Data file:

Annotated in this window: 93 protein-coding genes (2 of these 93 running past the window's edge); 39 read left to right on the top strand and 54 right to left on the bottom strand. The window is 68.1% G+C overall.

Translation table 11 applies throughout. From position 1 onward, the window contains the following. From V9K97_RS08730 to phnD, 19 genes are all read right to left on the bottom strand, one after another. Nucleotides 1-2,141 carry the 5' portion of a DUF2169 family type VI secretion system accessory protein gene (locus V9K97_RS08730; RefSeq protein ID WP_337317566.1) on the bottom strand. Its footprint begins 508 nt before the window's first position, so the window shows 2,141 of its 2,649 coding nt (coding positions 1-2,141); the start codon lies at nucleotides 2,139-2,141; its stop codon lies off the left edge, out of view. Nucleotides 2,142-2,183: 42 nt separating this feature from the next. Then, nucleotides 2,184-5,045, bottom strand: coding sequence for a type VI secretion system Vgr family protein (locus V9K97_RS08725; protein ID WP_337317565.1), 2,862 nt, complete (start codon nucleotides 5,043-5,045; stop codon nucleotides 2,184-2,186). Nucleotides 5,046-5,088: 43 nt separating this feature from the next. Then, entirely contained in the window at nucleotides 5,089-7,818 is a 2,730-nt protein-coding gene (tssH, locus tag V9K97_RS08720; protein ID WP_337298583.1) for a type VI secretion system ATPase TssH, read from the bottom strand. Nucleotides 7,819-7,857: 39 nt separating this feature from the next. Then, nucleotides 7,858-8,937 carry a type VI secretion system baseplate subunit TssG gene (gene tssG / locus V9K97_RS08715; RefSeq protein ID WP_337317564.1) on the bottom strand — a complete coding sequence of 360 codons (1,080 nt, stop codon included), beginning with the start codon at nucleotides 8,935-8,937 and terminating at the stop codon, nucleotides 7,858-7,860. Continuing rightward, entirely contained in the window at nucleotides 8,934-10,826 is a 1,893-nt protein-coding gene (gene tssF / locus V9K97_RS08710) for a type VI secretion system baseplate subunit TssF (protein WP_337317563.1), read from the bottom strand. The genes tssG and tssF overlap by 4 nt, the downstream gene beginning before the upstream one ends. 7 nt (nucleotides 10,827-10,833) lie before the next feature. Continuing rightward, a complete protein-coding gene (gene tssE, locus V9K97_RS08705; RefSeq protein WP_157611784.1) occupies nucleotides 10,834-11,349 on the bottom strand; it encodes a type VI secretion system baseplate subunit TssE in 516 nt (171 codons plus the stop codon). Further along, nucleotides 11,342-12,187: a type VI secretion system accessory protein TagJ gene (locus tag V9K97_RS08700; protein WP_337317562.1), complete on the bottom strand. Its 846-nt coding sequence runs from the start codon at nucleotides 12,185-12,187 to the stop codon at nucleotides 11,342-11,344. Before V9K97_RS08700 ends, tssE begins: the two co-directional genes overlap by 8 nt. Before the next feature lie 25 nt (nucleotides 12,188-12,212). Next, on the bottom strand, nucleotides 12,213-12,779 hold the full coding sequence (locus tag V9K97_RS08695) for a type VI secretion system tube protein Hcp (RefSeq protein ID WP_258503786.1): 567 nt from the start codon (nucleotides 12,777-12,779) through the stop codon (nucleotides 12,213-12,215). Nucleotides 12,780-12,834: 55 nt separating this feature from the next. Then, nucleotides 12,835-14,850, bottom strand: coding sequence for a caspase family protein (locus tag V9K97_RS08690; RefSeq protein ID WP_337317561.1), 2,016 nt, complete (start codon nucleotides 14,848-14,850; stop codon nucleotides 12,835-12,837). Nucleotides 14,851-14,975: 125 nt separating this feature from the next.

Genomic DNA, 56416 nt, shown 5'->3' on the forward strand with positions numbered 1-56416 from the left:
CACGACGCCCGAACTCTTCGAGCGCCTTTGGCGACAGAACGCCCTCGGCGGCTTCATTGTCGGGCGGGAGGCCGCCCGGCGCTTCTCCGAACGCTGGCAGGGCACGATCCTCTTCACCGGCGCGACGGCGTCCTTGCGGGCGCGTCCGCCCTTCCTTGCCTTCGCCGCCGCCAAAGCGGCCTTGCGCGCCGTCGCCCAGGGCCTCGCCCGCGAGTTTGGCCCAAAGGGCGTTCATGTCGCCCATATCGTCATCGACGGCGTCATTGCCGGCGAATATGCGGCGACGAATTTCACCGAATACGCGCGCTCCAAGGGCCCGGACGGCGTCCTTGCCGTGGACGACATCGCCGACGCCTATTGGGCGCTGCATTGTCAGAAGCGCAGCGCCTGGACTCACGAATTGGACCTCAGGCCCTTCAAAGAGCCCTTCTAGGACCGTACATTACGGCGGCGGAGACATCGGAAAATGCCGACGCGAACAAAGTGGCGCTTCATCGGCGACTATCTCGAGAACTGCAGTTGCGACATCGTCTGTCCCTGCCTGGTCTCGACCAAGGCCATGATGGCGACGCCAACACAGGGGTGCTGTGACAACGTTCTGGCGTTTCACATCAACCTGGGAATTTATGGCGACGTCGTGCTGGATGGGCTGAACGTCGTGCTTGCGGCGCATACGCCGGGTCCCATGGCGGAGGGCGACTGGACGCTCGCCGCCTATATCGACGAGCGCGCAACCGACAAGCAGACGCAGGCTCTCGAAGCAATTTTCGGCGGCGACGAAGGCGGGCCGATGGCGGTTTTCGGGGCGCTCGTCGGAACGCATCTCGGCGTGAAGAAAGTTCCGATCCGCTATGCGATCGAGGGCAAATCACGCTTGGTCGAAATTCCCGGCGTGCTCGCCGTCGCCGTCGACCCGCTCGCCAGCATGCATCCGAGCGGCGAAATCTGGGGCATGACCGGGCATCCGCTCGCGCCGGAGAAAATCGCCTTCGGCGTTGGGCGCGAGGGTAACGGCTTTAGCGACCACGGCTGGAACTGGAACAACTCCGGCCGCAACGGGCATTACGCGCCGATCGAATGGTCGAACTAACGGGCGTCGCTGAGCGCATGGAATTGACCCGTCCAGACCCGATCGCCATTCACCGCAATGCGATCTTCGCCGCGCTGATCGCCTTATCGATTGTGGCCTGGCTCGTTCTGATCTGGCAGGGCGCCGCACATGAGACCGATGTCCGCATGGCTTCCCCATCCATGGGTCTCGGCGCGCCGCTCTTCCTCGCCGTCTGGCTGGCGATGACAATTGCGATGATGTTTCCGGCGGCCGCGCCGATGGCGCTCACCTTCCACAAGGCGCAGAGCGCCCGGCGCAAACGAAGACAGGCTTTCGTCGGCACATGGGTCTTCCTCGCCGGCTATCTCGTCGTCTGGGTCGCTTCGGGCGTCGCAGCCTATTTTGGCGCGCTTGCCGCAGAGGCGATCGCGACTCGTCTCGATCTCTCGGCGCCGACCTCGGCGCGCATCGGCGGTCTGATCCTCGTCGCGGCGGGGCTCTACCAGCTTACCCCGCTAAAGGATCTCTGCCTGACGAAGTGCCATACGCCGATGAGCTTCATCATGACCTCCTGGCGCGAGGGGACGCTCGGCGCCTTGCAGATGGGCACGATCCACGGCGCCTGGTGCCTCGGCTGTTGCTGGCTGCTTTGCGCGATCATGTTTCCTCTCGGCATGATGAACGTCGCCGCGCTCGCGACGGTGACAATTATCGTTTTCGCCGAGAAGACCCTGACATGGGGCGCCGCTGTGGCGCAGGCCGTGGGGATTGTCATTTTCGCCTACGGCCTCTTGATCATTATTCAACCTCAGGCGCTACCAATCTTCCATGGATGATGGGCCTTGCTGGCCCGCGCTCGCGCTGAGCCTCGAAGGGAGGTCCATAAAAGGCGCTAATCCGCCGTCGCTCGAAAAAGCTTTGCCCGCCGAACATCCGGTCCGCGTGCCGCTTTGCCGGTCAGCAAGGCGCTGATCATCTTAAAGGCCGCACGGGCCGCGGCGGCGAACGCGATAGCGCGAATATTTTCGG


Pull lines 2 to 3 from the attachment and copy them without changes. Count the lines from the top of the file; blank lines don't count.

Translation table 11 applies throughout. From position 1 onward, the window contains the following. From V9K97_RS08730 to phnD, 19 genes are all read right to left on the bottom strand, one after another. Nucleotides 1-2,141 carry the 5' portion of a DUF2169 family type VI secretion system accessory protein gene (locus V9K97_RS08730; RefSeq protein ID WP_337317566.1) on the bottom strand. Its footprint begins 508 nt before the window's first position, so the window shows 2,141 of its 2,649 coding nt (coding positions 1-2,141); the start codon lies at nucleotides 2,139-2,141; its stop codon lies off the left edge, out of view. Nucleotides 2,142-2,183: 42 nt separating this feature from the next. Then, nucleotides 2,184-5,045, bottom strand: coding sequence for a type VI secretion system Vgr family protein (locus V9K97_RS08725; protein ID WP_337317565.1), 2,862 nt, complete (start codon nucleotides 5,043-5,045; stop codon nucleotides 2,184-2,186). Nucleotides 5,046-5,088: 43 nt separating this feature from the next. Then, entirely contained in the window at nucleotides 5,089-7,818 is a 2,730-nt protein-coding gene (tssH, locus tag V9K97_RS08720; protein ID WP_337298583.1) for a type VI secretion system ATPase TssH, read from the bottom strand. Nucleotides 7,819-7,857: 39 nt separating this feature from the next. Then, nucleotides 7,858-8,937 carry a type VI secretion system baseplate subunit TssG gene (gene tssG / locus V9K97_RS08715; RefSeq protein ID WP_337317564.1) on the bottom strand — a complete coding sequence of 360 codons (1,080 nt, stop codon included), beginning with the start codon at nucleotides 8,935-8,937 and terminating at the stop codon, nucleotides 7,858-7,860. Continuing rightward, entirely contained in the window at nucleotides 8,934-10,826 is a 1,893-nt protein-coding gene (gene tssF / locus V9K97_RS08710) for a type VI secretion system baseplate subunit TssF (protein WP_337317563.1), read from the bottom strand. The genes tssG and tssF overlap by 4 nt, the downstream gene beginning before the upstream one ends. 7 nt (nucleotides 10,827-10,833) lie before the next feature. Continuing rightward, a complete protein-coding gene (gene tssE, locus V9K97_RS08705; RefSeq protein WP_157611784.1) occupies nucleotides 10,834-11,349 on the bottom strand; it encodes a type VI secretion system baseplate subunit TssE in 516 nt (171 codons plus the stop codon). Further along, nucleotides 11,342-12,187: a type VI secretion system accessory protein TagJ gene (locus tag V9K97_RS08700; protein WP_337317562.1), complete on the bottom strand. Its 846-nt coding sequence runs from the start codon at nucleotides 12,185-12,187 to the stop codon at nucleotides 11,342-11,344. Before V9K97_RS08700 ends, tssE begins: the two co-directional genes overlap by 8 nt. Before the next feature lie 25 nt (nucleotides 12,188-12,212). Next, on the bottom strand, nucleotides 12,213-12,779 hold the full coding sequence (locus tag V9K97_RS08695) for a type VI secretion system tube protein Hcp (RefSeq protein ID WP_258503786.1): 567 nt from the start codon (nucleotides 12,777-12,779) through the stop codon (nucleotides 12,213-12,215). Nucleotides 12,780-12,834: 55 nt separating this feature from the next. Then, nucleotides 12,835-14,850, bottom strand: coding sequence for a caspase family protein (locus tag V9K97_RS08690; RefSeq protein ID WP_337317561.1), 2,016 nt, complete (start codon nucleotides 14,848-14,850; stop codon nucleotides 12,835-12,837). Nucleotides 14,851-14,975: 125 nt separating this feature from the next.

Genomic DNA, 56416 nt, shown 5'->3' on the forward strand with positions numbered 1-56416 from the left: